The Vaticano obelisk originally stood in Alexandria where it was erected on Augustus' orders around 30–28 BC. It was brought to Rome by Caligula in the year 40 for the spina of the Vatican Circus. It was relocated to its current site, St. Peter's Square, in 1586 by Pope Sixtus V. At 25.5 meters, it is the second tallest obelisk in Rome.

Vaticano Obelisk. Photo: Cristiano Cani/Flickr

Flaminio Obelisk

The Flaminio Obelisk was originally quarried by the Nineteenth Dynasty Pharaoh Sety I, intending to erect in the Temple of Re in Heliopolis. After his death, Sety's son and successor Ramesses II completed its inscriptions and set it up in Heliopolis. It was brought to Rome in 10 BC by the command of Augustus and placed on the spina of the Circus Maximus. The obelisk was discovered in 1587, broken into three pieces, together with the Lateran Obelisk. It was erected in the Piazza del Popolo by Domenico Fontana in 1589, at the command of Pope Sixtus V.

Flaminio Obelisk. Photo: Rodney/Flickr

Obelisk of Montecitorio

The Obelisk of Montecitorio, also known as Solare, was erected in Heliopolis during the reign of Psammetichus II (595–589 BC). It was brought to Rome in 10 BC by Augustus along with the Flaminio Obelisk, and was erected as the gnomon of the Solarium Augusti, his giant sundial in the Campus Martius. Between the 9th and 11th centuries, probably because of fire, earthquake or war, the obelisk collapsed and then, progressively, became buried. It was excavated and restored by Pope Pius VI between 1789 and 1792.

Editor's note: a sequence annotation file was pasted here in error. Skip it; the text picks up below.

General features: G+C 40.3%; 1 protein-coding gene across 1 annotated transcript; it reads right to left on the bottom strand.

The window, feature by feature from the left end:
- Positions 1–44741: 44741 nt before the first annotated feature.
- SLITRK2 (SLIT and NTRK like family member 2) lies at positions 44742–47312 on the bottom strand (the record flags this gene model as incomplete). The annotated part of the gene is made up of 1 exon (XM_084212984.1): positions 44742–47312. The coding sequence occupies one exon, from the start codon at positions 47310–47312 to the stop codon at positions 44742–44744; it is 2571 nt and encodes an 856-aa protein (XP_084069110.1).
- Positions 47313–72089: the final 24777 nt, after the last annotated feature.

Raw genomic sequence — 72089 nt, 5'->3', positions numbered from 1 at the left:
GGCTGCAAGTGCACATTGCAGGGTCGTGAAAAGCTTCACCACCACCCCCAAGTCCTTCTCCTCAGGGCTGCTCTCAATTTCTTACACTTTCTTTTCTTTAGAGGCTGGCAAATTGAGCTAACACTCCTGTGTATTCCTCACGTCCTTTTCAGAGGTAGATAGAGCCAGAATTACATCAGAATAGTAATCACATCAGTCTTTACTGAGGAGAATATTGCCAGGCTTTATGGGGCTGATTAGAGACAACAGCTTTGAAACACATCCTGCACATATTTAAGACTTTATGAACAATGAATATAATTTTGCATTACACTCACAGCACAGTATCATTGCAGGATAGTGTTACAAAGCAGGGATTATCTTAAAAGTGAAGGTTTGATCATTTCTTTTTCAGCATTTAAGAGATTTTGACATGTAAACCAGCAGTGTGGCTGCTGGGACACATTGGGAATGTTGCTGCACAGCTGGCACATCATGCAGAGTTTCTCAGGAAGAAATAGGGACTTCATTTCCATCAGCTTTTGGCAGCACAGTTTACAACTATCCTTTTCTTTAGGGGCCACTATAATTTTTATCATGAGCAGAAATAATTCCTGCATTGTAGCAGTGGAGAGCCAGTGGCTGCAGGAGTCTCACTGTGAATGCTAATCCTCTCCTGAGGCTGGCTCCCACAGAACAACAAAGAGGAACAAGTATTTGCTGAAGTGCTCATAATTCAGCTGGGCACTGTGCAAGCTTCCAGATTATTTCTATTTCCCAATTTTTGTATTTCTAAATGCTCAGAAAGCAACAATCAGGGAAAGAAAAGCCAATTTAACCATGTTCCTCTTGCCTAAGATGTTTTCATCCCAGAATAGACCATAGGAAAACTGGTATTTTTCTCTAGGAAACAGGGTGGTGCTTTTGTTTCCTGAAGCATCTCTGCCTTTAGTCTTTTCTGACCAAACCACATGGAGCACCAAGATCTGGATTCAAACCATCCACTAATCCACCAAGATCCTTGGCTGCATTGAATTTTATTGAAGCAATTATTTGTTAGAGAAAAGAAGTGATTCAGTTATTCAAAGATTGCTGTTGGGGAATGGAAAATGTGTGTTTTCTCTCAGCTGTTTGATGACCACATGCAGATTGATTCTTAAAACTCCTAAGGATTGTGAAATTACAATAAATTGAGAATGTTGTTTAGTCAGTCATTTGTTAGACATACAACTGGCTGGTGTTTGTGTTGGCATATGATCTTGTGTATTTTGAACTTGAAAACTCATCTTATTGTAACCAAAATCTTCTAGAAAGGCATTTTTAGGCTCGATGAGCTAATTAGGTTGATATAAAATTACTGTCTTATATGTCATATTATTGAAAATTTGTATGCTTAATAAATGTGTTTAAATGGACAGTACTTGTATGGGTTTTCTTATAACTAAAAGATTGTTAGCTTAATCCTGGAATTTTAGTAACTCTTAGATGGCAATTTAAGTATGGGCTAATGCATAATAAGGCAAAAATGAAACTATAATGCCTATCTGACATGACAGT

Obelisk of Montecitorio. Photo: YJ Zhao/Flickr 

Macuteo Obelisk

The Macuteo obelisk was originally one of a pair at the Temple of Ra in Heliopolis, the other being the now much shorter Matteiano. It was moved to the Temple of Isis near Santa Maria sopra Minerva, and later erected in Piazza Macuta in the 14th century.

Macuteo Obelisk. Photo: Percy/Flickr

Elephant and Obelisk

The Elephant and Obelisk, depicting an elephant carrying an obelisk, was originally erected by Pharaoh Apries of the Twenty-sixth Dynasty of Egypt, about 580 BC, in his capital Sais. It was brought to Rome in the first century AD for the temple to the Egyptian goddess Isis that was located there. It now stands adjacent to the church of Santa Maria sopra Minerva. The ornamental elephant base was designed by the Italian artist Gian Lorenzo Bernini.

Elephant and Obelisk. Photo: Paul Williams/Flickr

Dogali Obelisk

The Dogali obelisk was originally one of a pair from Heliopolis, the other now in the Boboli Gardens in Florence. It was moved to the Temple of Isis in Rome, probably in the 1st century. It was re-erected in 1883 to commemorate the Battle of Dogali.

Dogali Obelisk. Photo: Jamie Heath/Flickr

Matteiano Obelisk

The Matteiano obelisk was originally one of a pair at the Temple of Ra in Heliopolis, the other being the Macuteo which retains much more of its original height. It was moved to the Temple of Isis near Santa Maria sopra Minerva, and re-erected east of Santa Maria in Aracoeli on the Capitoline in the 14th century. It was moved to Villa Celimontana after Michelangelo redesigned the square in the late 16th century. At 2.6 meters, it is the smallest obelisk in Rome.

Matteiano Obelisk. Photo: Tristantech/Flickr